I am a self funded retiree and I believe an intelligent individual. I understand the context of the article although I have had difficulty understanding a large amount of the terminology. As an example, "separate account equity investment structure", of the eight points I could relate (understand) two. The article has a number of similar statements. In my opinion the article could have been conveyed in much simpler terms.

Graham Hand
April 26, 2020

Hi David

We prefer to avoid articles which are too long, as readers are usually busy people. It is not always possible to explain concepts and terminology and some articles assume a level of knowledge. We have published over 3,000 articles and do not always repeat some earlier explanations.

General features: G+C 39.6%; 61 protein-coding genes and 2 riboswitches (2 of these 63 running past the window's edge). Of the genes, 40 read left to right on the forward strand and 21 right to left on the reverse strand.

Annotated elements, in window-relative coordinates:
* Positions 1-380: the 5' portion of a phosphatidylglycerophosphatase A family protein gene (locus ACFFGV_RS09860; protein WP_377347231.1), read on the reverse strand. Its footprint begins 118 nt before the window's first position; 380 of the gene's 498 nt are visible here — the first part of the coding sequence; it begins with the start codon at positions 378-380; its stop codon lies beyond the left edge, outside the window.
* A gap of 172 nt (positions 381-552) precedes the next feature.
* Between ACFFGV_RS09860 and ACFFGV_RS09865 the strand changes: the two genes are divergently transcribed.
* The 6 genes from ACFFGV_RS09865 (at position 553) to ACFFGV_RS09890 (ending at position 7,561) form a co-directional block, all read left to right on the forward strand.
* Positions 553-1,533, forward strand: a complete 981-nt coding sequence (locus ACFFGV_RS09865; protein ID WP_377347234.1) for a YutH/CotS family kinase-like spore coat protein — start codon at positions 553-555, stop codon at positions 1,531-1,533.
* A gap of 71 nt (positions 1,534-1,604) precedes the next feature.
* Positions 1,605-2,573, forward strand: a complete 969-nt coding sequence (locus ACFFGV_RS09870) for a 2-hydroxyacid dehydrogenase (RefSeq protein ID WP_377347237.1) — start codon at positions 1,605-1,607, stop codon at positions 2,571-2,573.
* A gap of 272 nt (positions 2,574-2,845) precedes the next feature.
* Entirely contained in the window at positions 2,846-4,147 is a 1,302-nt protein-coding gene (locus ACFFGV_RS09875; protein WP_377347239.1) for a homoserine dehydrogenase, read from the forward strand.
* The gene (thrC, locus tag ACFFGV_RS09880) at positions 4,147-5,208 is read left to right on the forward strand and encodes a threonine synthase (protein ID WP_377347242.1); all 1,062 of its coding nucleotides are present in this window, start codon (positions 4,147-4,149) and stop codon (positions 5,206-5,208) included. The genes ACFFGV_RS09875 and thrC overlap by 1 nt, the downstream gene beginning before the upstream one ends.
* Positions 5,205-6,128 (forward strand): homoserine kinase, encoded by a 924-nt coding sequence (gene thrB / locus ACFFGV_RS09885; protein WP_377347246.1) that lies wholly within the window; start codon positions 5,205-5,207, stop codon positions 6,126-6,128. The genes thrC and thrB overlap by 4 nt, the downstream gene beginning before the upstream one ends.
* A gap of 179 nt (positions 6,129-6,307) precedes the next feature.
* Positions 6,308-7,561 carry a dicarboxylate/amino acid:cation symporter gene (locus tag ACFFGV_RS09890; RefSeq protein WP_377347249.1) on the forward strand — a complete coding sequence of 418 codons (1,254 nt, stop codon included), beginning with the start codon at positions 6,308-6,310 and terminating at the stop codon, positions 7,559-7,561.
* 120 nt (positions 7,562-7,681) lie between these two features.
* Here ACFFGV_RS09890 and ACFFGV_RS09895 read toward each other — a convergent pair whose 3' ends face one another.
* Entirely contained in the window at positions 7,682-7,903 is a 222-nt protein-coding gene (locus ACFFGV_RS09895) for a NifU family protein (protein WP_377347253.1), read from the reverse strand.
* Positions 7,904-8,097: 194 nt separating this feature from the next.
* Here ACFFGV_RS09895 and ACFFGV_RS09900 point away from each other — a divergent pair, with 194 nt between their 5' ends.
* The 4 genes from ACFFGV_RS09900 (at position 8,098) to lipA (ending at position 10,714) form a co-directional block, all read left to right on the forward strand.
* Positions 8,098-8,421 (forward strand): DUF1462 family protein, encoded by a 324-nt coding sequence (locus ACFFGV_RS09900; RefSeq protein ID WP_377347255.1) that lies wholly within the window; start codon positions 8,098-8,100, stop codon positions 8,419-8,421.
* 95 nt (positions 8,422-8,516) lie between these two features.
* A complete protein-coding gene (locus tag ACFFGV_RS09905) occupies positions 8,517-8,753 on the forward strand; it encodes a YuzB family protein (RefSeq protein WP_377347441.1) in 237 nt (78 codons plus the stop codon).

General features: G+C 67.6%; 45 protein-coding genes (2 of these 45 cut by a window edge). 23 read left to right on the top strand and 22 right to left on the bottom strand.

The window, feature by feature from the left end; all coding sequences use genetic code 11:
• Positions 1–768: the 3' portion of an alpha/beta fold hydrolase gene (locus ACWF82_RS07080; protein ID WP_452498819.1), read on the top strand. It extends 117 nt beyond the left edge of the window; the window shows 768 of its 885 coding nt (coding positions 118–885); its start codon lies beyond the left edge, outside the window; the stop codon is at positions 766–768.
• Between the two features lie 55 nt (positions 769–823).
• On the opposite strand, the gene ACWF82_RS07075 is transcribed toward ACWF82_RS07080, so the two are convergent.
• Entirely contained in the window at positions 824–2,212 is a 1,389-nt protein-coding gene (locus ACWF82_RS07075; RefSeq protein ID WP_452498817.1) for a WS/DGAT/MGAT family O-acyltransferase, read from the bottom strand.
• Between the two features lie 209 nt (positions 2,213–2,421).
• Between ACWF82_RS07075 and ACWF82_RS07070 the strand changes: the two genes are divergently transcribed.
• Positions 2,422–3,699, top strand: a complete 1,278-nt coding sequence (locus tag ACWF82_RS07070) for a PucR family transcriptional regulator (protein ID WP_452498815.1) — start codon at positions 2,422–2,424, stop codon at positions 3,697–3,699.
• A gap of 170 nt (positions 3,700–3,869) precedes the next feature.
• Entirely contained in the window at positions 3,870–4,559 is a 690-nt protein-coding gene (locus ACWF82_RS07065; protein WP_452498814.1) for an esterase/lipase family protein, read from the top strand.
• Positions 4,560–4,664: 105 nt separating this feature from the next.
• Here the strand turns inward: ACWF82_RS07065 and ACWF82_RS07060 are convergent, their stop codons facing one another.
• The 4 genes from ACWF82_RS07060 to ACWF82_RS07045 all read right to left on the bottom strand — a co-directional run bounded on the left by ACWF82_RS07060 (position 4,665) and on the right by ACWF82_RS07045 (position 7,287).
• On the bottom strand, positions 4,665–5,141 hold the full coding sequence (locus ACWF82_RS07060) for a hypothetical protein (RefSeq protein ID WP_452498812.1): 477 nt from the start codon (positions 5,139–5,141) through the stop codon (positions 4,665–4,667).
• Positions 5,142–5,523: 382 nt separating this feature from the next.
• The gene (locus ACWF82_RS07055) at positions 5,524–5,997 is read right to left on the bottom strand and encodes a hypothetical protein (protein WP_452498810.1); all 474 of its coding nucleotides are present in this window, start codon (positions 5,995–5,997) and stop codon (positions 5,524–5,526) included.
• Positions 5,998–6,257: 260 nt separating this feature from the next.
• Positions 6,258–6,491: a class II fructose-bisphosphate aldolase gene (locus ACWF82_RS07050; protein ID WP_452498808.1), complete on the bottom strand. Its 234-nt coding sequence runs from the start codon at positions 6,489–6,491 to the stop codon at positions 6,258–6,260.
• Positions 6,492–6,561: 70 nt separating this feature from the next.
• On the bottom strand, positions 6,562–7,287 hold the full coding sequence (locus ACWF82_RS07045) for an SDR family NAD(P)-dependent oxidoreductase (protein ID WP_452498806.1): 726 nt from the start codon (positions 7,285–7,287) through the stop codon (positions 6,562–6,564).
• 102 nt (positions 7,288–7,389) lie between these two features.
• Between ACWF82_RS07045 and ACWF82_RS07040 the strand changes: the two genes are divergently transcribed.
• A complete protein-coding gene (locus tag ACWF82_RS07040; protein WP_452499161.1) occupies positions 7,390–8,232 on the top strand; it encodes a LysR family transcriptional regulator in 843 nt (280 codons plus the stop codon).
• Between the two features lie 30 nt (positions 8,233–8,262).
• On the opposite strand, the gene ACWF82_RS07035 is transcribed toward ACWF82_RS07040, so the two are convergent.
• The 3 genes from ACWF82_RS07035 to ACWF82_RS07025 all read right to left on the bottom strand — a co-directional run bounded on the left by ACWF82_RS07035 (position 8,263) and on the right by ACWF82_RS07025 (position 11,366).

For example, 'separately managed accounts' or similar have been covered a few times, such as:

https://www.firstlinks.com.au/top-three-ways-sma-helps-optimise-tax

https://www.firstlinks.com.au/four-drivers-growth-managed-accounts

https://www.firstlinks.com.au/5-flexible-features-managed-accounts

Raewyn has also provided other articles, as you can see by looking her up under 'Contributors'.

Jack
April 23, 2020

I agree this is a time for a clear out, but with my personal portfolio, what is especially disappointing is that many LICs which have been hopeless for years are now at even worse discounts.

Simon
April 25, 2020

If LICs were forced to offer a buyback at NTA say annually, there would be no discounts for very long. Unfortunately, it's like trying to squeeze blood out of a stone to get them to do that kind of shareholder friendly action.